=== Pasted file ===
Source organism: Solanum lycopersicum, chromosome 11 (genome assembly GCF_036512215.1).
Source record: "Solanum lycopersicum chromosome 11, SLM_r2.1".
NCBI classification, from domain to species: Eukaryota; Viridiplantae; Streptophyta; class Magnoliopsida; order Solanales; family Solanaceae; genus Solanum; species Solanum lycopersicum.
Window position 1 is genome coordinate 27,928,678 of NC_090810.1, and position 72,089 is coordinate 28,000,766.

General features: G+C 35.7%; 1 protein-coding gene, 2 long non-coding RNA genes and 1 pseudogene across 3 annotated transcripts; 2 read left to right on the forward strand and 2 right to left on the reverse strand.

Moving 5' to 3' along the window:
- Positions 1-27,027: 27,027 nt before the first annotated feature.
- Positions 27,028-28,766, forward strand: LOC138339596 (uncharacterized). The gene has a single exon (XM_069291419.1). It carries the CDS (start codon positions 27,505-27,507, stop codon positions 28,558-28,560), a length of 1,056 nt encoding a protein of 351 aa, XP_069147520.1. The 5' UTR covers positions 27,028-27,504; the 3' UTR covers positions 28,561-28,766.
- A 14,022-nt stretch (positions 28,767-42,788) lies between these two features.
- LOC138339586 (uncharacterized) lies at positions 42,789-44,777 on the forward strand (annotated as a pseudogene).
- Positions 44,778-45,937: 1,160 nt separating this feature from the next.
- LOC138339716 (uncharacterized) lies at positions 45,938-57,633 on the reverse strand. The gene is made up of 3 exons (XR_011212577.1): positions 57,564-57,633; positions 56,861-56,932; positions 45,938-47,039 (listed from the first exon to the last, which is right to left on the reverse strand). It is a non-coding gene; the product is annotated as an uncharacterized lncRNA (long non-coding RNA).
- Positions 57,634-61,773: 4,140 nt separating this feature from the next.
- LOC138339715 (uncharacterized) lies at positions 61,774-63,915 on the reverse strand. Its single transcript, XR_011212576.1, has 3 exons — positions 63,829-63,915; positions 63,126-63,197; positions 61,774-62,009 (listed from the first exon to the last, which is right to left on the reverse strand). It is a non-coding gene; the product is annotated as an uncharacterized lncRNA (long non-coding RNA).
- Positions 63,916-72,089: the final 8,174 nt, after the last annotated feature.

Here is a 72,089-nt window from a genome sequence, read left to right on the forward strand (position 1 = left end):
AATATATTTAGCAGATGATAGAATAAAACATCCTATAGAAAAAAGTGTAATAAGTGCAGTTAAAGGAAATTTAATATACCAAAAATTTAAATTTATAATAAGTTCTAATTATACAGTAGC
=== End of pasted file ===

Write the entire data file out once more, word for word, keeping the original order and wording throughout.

Source organism: Solanum lycopersicum, chromosome 11 (genome assembly GCF_036512215.1).
Source record: "Solanum lycopersicum chromosome 11, SLM_r2.1".
NCBI classification, from domain to species: Eukaryota; Viridiplantae; Streptophyta; class Magnoliopsida; order Solanales; family Solanaceae; genus Solanum; species Solanum lycopersicum.
Window position 1 is genome coordinate 27,928,678 of NC_090810.1, and position 72,089 is coordinate 28,000,766.

General features: G+C 35.7%; 1 protein-coding gene, 2 long non-coding RNA genes and 1 pseudogene across 3 annotated transcripts; 2 read left to right on the forward strand and 2 right to left on the reverse strand.

Moving 5' to 3' along the window:
- Positions 1-27,027: 27,027 nt before the first annotated feature.
- Positions 27,028-28,766, forward strand: LOC138339596 (uncharacterized). The gene has a single exon (XM_069291419.1). It carries the CDS (start codon positions 27,505-27,507, stop codon positions 28,558-28,560), a length of 1,056 nt encoding a protein of 351 aa, XP_069147520.1. The 5' UTR covers positions 27,028-27,504; the 3' UTR covers positions 28,561-28,766.
- A 14,022-nt stretch (positions 28,767-42,788) lies between these two features.
- LOC138339586 (uncharacterized) lies at positions 42,789-44,777 on the forward strand (annotated as a pseudogene).
- Positions 44,778-45,937: 1,160 nt separating this feature from the next.
- LOC138339716 (uncharacterized) lies at positions 45,938-57,633 on the reverse strand. The gene is made up of 3 exons (XR_011212577.1): positions 57,564-57,633; positions 56,861-56,932; positions 45,938-47,039 (listed from the first exon to the last, which is right to left on the reverse strand). It is a non-coding gene; the product is annotated as an uncharacterized lncRNA (long non-coding RNA).
- Positions 57,634-61,773: 4,140 nt separating this feature from the next.
- LOC138339715 (uncharacterized) lies at positions 61,774-63,915 on the reverse strand. Its single transcript, XR_011212576.1, has 3 exons — positions 63,829-63,915; positions 63,126-63,197; positions 61,774-62,009 (listed from the first exon to the last, which is right to left on the reverse strand). It is a non-coding gene; the product is annotated as an uncharacterized lncRNA (long non-coding RNA).
- Positions 63,916-72,089: the final 8,174 nt, after the last annotated feature.

Here is a 72,089-nt window from a genome sequence, read left to right on the forward strand (position 1 = left end):
AATATATTTAGCAGATGATAGAATAAAACATCCTATAGAAAAAAGTGTAATAAGTGCAGTTAAAGGAAATTTAATATACCAAAAATTTAAATTTATAATAAGTTCTAATTATACAGTAGC